Early in the careers of Will Farrell and John C. Reilly, the duo found comedic success when paired together. Since their last outing in 2008’s Step Brothers, the actors have also been able find success as individuals, both stretching their acting abilities in certain areas, while finding time to let loose and test themselves comedically; to both critical and commercial success or failure. For the last decade though, many movie goers have been clamoring for the two to reunite on the screen and this year they have in Holmes and Watson an endeavor which, sadly, has proven to be the most uninspired project the two could have come together for.
Rather than try and create something original from played out ideas akin to 21 Jump Street or parody the likes of BBC’s Sherlock and Warner Brothers Holmes adaptation with Robert Downey Jr., Farrell and Reilly rely on endless clichés, lifeless sight gags, and utterly embarrassing punch lines to jokes that fail to have any semblance of a set up. Holmes and Watson is simply the best example of lazy filmmaking I have ever seen. An incoherent script, unfocused plot, and a pure waste of supporting acting talent are just a few of the films many sins.
The film opens with Holmes as a young boy being sent to boarding school by his mother, provoking the fleeting belief that perhaps this might be an interesting take on Sherlock’s origins that could propel the film to great heights. Sadly, no such take exists as Sherlock quickly becomes the victim of bullying from his classmates, to the point where his sole female crush dupes him into kissing a donkey’s ass. In response, Sherlock vows to never feel emotion again and does so by sucking in and reversing the tears he had just spent over the incident. Somehow, this reduction of emotion instantly make Sherlock the brilliant sleuth that we know and love, and using his new found talents to get his classmates expelled. Inexplicably, a young John Watson walks onto the screen after all the other children have disappeared, allowing the two men to begin their lifelong bond.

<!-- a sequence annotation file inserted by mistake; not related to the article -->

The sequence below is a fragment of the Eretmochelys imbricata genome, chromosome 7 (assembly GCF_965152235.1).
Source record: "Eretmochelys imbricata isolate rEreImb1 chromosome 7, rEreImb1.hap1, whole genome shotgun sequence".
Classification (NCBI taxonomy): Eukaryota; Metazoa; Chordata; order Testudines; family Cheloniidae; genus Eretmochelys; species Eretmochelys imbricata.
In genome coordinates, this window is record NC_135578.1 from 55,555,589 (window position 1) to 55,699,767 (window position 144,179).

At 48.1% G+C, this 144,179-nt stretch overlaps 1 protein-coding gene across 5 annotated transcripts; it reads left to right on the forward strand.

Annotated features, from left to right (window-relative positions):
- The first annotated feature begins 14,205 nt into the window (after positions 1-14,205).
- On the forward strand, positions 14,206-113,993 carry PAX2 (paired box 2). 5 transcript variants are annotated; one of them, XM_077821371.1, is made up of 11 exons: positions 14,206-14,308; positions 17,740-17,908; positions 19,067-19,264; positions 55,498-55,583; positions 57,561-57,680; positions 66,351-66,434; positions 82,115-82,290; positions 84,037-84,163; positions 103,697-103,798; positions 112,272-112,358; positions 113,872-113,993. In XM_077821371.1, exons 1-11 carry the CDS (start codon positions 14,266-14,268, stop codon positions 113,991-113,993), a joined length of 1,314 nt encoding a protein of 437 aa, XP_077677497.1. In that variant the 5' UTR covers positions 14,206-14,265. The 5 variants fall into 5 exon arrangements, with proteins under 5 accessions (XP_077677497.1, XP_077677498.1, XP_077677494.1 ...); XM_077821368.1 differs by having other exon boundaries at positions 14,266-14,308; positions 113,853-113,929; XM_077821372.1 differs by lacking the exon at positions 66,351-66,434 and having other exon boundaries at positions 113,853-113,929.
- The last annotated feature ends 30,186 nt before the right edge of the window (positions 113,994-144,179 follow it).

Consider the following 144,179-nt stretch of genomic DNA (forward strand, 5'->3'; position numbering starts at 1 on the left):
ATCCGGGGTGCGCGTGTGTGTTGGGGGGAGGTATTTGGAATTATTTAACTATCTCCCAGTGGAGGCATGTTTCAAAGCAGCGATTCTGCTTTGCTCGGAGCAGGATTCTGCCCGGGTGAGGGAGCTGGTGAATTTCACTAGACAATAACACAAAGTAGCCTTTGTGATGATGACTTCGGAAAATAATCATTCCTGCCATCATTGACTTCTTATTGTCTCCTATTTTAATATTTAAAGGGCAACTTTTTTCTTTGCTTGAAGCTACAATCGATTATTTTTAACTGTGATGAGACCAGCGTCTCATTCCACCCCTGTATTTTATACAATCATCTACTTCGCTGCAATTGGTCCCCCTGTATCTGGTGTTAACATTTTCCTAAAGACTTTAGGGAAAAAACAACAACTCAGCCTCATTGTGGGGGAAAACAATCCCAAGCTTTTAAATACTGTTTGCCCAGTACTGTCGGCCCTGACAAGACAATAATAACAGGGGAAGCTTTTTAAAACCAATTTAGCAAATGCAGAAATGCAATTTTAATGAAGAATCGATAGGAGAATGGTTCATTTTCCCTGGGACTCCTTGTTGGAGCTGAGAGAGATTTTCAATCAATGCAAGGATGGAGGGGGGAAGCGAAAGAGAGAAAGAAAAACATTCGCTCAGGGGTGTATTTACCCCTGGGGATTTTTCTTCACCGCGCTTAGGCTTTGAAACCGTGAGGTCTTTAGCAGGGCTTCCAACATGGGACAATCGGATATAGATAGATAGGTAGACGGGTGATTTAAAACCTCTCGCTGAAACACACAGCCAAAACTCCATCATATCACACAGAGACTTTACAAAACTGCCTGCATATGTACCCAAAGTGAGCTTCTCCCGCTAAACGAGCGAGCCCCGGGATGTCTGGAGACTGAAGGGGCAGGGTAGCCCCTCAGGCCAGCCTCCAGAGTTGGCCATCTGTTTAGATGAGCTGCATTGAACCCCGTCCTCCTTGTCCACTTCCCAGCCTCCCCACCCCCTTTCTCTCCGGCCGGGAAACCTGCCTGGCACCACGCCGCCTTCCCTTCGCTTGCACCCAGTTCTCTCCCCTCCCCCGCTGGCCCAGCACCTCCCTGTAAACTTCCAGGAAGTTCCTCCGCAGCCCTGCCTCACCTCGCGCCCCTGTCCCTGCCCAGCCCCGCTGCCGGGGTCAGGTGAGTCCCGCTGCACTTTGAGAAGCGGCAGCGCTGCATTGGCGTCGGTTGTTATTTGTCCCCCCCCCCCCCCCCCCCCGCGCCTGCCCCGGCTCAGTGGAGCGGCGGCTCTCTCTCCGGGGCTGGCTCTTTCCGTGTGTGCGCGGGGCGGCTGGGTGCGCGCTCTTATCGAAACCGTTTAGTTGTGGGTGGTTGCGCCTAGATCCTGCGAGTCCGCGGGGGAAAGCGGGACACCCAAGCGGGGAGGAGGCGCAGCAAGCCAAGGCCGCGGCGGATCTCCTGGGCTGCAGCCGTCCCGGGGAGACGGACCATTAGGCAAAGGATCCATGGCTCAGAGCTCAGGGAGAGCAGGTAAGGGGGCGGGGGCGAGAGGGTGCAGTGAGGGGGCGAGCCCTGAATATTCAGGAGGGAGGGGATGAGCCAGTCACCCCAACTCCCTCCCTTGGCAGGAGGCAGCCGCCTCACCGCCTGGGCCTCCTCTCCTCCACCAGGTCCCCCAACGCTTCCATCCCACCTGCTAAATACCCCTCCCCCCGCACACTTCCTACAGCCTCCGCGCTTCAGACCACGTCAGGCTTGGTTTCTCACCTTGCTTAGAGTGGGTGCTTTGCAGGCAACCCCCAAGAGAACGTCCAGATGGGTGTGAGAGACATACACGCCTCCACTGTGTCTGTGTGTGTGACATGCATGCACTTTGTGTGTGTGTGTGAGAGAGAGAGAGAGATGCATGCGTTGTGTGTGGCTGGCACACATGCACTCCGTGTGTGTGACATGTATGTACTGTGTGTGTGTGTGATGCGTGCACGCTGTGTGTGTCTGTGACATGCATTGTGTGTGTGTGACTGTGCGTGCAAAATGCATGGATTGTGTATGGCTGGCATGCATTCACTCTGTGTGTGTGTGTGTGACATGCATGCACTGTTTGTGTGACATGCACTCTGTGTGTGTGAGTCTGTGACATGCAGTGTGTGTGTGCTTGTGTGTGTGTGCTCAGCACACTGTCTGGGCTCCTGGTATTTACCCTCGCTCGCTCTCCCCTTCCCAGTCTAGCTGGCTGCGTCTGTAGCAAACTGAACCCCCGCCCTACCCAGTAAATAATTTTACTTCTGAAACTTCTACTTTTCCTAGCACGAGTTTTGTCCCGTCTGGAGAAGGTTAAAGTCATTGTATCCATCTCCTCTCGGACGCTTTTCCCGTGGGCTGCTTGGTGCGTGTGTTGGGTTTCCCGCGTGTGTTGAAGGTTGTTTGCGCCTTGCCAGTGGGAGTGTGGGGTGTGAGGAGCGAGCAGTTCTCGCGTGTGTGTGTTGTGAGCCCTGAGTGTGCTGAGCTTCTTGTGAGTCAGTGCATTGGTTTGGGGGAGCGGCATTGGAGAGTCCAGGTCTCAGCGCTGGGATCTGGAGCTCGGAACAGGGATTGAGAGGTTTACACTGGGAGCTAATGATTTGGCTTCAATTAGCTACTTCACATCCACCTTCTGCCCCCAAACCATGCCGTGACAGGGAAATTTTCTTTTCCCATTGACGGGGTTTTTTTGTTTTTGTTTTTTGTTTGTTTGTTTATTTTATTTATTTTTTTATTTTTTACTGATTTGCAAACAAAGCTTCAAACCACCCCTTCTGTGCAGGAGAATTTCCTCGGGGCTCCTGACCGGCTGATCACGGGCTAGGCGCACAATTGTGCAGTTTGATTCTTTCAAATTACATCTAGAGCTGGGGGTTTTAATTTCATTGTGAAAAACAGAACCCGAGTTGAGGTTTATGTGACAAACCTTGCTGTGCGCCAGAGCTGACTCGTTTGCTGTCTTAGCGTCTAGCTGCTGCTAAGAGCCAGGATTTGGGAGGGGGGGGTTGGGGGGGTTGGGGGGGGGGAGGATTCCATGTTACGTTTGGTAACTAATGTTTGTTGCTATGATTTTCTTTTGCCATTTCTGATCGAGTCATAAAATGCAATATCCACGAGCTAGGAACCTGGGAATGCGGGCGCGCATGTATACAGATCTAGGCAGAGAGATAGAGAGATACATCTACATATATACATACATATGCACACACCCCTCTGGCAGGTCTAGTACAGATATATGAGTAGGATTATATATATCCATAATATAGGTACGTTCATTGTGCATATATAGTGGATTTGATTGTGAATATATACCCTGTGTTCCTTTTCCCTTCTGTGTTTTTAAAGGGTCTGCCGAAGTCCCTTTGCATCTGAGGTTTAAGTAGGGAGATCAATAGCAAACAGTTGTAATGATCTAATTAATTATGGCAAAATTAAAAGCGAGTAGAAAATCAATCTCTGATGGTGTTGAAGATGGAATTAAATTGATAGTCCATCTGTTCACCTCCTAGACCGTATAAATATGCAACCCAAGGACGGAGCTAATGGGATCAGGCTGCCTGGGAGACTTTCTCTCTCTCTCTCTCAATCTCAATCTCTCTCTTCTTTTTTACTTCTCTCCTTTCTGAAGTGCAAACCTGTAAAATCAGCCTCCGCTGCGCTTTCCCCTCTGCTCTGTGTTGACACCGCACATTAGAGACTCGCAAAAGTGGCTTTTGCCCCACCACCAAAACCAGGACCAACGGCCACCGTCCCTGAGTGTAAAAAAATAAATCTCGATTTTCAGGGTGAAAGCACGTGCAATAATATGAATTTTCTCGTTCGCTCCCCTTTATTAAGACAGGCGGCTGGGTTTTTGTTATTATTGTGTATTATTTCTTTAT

When we meet Sherlock as an adult he has just apprehended his greatest nemesis, Professor James Moriarty, played by Ralph Fiennes; an otherwise brilliant casting choice, but wasted in this film as one who can sit or stand and stare with complete villainy. As a result of his highlight arrest, Holmes has achieved a level of fame even greater than he can imagine. While Will Ferrell hones Sherlock’s selfishness, egotism, and emotional distance, he does so with a complete lack of charm. Ferrell’s Holmes revels in the applause and the adulation, and even delays his appearance in court just for the “precise dramatic moment” as he describes it to Watson. Cumberbatch and Downey Jr.’s respective Holmes would reveal this man for what he truly is, an imposter on all fronts.
Rebecca Hall enters the film eventually as an American doctor, one who has come to complete an autopsy for Holmes. Despicably, the character only exists to serve two plot points: the first being a way for Holmes to run aghast at the notion of a female holding such a highly esteemed position in society, and to be Dr. Watson’s love interest for the entirety of the film. Literally, Watson looks at her, the music that suggests he is in love at first sight plays, and suddenly she, Dr. Grace Hart is in love with Watson in the same instant. I should not have to say more.
It appears that the sole reason this film exists is because Ferrell woke up one morning and decided on two things; he simply had to play Sherlock Holmes in a comedy, and that he should call his buddy John C. Reilly because it had just been too long since they had worked together on something. I have a piece of advice for Mr. Ferrell: stick to dramatic work, it seems the case for you to still work in comedy has closed.